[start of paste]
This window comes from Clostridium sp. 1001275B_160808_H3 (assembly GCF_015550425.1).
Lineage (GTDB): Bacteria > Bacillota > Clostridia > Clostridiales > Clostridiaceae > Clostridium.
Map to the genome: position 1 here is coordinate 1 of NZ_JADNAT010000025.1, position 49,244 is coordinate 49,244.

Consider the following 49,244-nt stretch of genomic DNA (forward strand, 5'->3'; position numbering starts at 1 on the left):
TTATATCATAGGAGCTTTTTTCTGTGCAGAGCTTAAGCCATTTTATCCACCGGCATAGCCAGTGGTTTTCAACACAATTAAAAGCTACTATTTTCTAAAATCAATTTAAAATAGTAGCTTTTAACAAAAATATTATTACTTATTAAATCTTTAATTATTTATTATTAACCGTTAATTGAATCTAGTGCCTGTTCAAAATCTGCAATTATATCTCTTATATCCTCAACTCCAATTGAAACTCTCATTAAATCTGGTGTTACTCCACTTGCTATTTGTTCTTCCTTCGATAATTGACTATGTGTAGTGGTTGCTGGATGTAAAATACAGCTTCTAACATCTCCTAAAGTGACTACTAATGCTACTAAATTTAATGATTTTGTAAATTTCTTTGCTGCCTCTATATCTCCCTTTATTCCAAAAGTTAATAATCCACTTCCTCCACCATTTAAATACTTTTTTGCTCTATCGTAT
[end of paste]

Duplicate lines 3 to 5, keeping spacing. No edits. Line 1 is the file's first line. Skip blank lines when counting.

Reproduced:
Map to the genome: position 1 here is coordinate 1 of NZ_JADNAT010000025.1, position 49,244 is coordinate 49,244.

Consider the following 49,244-nt stretch of genomic DNA (forward strand, 5'->3'; position numbering starts at 1 on the left):
TTATATCATAGGAGCTTTTTTCTGTGCAGAGCTTAAGCCATTTTATCCACCGGCATAGCCAGTGGTTTTCAACACAATTAAAAGCTACTATTTTCTAAAATCAATTTAAAATAGTAGCTTTTAACAAAAATATTATTACTTATTAAATCTTTAATTATTTATTATTAACCGTTAATTGAATCTAGTGCCTGTTCAAAATCTGCAATTATATCTCTTATATCCTCAACTCCAATTGAAACTCTCATTAAATCTGGTGTTACTCCACTTGCTATTTGTTCTTCCTTCGATAATTGACTATGTGTAGTGGTTGCTGGATGTAAAATACAGCTTCTAACATCTCCTAAAGTGACTACTAATGCTACTAAATTTAATGATTTTGTAAATTTCTTTGCTGCCTCTATATCTCCCTTTATTCCAAAAGTTAATAATCCACTTCCTCCACCATTTAAATACTTTTTTGCTCTATCGTAT